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I have what is likely a very simple question about making changes to a WordPress plugin. I apologize for the simplicity of my question, as I am very new to working with code that may be open-source and new to plugin development.

I found a plugin that provided a good solution for a project I was working on. However, in order to make it work better for my needs, I modified the code. The plugin has a "GPLv2 or later" license, which based on this seems to say that modifications to the plugin are fine, so long as I note any changes I've made and that I publish the plugin under the "GPLv2 or later" license too.

Because of the modifications I've made to the plugin, I would like to be able to provide it to others as a part of client work. However, I'm not sure of the best way to move forward.

Would it be better to publish the plugin with a "GPLv2 or later" license and update it myself (I've made very minor changes to the plugin)?

Or would it be better for me to contact the original owner of the plugin in order to collaborate and propose my changes? If the original owner doesn't accept my changes, what are my options?

To answer @wrydere's questions:

  1. The plugin is free, not currently offering paid upgrades or generating any sort of profit.
  2. Definitely don't have the time to maintain my own version of the plugin. It would be nice if I could for clients, but I don't see that realistically happening. However, if I were to maintain my own fork of the plugin, if the original owner pushes updates, would me accepting those updates (along with my own changes) prompt the WordPress dashboard to constantly tell me to update the plugin (because the code doesn't "match")? Basically, I'd want to be able to accept the updates from the owner each time updates are pushed and still keep my changes without WordPress notifying me that I need to "update" the plugin.
  3. For right now, no, I don't think the behavior needs to be accomplished in a secondary plugin. Could it be? Probably. But most of the heavy-lifting has already been done with this plugin, so creating a new one would be recreating the wheel.
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In the spirit of open source software, I would definitely start by contacting the original developer. If your changes are an improvement to the codebase, and do not take the functionality of the plugin in a new direction, collaboration may be welcomed.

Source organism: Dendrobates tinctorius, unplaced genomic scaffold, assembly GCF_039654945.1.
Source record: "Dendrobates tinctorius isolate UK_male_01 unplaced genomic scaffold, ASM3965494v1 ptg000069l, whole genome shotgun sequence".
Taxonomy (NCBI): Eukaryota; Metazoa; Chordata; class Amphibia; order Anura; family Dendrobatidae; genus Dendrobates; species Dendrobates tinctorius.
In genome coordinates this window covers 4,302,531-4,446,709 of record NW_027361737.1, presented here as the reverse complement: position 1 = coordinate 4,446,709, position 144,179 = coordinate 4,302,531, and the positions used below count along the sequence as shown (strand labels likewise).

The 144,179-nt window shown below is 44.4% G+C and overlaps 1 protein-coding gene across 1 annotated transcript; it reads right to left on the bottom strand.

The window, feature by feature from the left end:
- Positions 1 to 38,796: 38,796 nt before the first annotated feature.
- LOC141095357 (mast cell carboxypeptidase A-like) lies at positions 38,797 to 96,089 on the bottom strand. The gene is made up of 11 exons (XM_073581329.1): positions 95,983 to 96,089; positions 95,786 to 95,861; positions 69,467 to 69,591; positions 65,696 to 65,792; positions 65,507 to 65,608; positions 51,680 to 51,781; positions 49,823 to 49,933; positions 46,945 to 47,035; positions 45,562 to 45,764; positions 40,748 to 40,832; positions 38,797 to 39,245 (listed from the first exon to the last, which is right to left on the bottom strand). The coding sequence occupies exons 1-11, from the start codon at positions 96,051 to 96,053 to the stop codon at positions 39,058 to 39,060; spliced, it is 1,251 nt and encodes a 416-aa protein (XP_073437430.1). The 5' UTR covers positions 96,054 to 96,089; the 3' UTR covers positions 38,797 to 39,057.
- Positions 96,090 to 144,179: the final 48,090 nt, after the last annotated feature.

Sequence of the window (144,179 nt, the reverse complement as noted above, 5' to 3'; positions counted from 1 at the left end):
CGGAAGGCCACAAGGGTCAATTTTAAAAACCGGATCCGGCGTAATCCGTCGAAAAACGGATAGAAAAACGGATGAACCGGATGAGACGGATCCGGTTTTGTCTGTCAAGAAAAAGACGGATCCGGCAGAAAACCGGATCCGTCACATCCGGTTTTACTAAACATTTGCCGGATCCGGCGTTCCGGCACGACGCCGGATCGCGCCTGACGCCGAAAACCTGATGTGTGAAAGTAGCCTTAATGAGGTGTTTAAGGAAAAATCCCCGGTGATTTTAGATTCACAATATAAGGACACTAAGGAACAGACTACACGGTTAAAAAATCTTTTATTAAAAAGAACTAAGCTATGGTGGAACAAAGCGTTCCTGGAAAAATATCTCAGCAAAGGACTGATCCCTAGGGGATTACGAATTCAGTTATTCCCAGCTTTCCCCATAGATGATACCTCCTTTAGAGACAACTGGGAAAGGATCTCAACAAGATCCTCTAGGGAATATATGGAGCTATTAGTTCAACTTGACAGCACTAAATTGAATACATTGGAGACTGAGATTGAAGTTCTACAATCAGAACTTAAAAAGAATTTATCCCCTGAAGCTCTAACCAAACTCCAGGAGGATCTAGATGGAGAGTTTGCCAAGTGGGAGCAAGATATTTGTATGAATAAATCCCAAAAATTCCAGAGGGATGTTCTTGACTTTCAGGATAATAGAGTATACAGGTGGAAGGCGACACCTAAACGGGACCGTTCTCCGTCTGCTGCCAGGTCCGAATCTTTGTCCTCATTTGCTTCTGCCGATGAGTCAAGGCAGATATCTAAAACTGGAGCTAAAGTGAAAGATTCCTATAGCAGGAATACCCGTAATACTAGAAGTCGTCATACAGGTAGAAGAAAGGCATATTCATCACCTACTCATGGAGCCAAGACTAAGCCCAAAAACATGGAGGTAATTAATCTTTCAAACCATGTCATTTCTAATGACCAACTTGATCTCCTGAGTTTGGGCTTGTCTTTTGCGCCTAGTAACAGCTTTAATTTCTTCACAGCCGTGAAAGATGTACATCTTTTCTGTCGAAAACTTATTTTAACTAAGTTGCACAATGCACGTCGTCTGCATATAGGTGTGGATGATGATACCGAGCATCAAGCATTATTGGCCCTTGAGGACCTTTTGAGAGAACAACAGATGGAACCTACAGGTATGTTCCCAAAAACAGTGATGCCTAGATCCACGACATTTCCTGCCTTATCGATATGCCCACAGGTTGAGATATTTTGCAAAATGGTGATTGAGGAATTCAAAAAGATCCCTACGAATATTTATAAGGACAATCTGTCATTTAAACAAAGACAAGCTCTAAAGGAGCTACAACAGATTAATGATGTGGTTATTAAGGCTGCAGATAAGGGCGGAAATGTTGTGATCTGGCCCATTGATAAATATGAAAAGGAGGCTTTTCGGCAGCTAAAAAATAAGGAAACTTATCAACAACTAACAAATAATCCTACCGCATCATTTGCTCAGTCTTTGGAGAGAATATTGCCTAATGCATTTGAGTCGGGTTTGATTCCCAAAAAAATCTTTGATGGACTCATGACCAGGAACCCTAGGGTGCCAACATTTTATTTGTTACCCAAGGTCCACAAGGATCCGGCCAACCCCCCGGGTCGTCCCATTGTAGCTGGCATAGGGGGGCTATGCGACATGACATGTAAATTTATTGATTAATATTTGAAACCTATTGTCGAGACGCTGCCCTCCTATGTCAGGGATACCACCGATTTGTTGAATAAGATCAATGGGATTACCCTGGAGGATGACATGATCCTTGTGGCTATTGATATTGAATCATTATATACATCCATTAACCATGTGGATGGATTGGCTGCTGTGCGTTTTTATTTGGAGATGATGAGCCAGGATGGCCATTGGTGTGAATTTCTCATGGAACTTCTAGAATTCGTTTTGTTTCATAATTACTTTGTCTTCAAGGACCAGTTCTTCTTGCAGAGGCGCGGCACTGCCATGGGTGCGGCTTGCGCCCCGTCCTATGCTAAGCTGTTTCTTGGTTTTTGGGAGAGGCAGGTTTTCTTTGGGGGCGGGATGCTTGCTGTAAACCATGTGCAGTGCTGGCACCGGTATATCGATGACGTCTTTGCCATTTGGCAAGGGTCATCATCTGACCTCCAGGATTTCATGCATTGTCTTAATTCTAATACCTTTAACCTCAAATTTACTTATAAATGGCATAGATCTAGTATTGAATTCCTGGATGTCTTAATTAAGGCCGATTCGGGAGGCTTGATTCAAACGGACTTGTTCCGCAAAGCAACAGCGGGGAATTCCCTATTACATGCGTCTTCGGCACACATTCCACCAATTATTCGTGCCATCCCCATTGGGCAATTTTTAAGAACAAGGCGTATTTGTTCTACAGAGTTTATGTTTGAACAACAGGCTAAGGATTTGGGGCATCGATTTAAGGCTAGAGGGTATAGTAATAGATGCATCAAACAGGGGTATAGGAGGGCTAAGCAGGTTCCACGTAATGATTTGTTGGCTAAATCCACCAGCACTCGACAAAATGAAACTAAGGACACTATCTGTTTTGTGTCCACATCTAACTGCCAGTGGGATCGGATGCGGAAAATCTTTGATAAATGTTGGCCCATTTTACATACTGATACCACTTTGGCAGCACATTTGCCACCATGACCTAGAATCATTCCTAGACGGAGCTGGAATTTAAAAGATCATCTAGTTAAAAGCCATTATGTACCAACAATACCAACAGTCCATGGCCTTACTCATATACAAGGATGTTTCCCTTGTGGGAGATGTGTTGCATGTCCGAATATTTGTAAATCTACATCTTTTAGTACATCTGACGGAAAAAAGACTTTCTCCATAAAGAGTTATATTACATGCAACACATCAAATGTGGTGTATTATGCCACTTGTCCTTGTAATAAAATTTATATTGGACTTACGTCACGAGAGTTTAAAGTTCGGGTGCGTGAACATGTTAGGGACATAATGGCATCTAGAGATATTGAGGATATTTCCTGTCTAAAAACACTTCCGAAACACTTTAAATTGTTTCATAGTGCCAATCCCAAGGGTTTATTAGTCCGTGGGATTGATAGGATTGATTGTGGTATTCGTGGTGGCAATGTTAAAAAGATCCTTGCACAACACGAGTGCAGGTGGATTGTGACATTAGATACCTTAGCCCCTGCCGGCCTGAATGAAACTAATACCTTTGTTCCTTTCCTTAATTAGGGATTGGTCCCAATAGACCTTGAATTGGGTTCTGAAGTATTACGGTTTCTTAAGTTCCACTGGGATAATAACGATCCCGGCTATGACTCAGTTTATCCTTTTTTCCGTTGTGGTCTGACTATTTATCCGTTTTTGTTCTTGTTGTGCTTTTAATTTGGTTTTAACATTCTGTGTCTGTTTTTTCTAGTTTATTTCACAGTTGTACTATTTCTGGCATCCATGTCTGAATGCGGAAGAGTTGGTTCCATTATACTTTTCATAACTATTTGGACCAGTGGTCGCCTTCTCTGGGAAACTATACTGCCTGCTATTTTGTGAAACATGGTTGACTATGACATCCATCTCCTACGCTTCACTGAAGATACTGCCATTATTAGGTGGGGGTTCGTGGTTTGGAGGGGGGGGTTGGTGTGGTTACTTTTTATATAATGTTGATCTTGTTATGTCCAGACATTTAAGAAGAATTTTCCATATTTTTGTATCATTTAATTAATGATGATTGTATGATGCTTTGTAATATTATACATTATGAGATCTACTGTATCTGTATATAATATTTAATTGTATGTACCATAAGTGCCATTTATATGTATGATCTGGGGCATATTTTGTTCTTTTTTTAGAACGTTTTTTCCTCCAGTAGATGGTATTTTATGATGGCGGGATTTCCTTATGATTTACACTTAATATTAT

If your modifications are rejected by the original developer, there are some other things to consider before you move ahead:

  1. Is the plugin that you originally forked a free plugin, or paid? Or is it free but offering paid upgrades (freemium)? If it is revenue-generating in any way, forking it and re-releasing with minor changes is morally questionable.

  2. Do you have the time and bandwidth and desire to maintain a new, forked version of the original plugin? If not, you probably don't want to release it publicly just to get your very minor changes into other people's hands. You may be better off just maintaining your own fork of the plugin, for your own projects.

  3. Could the modifications in behavior be accomplished in a secondary plugin? There's quite a few examples of plugins that require / modify / build upon other plugins. This route requires staying abreast of updates to both WP core and the initial plugin, which can be a headache, but if it is possible to make your changes via hooks, actions, and (safe & sane) overriding of functions from the original plugin, this might be a route to explore.

Sorry for not providing a definitive answer, but the situation could point to many possible outcomes.

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  • thank you for your response! This is helpful. I've provided answers to your question above. I suppose my worry has mostly been that if I offer my changes or otherwise contribute in an open-source manner that others could easily replicate a feature of what I would provide clients. However, I'm starting to think that from a labor perspective, it makes more sense to contribute in an open-source manner, which frees me up to come up with more ways to deliver high-quality services for clients & maintain other aspects of my business. Vs dealing with constant plugin & WP updates... Oct 11 '20 at 22:59
  • @sleepy_daze sounds like you may have already arrived at a decision (to try contributing to the original plugin!) If you are still exploring options, I found this thread about private plugin update methodologies, it's worth exploring: wordpress.stackexchange.com/questions/13/…
    – wrydere
    Oct 16 '20 at 17:55
  • thanks for that! I'll check it out. Oct 17 '20 at 21:58

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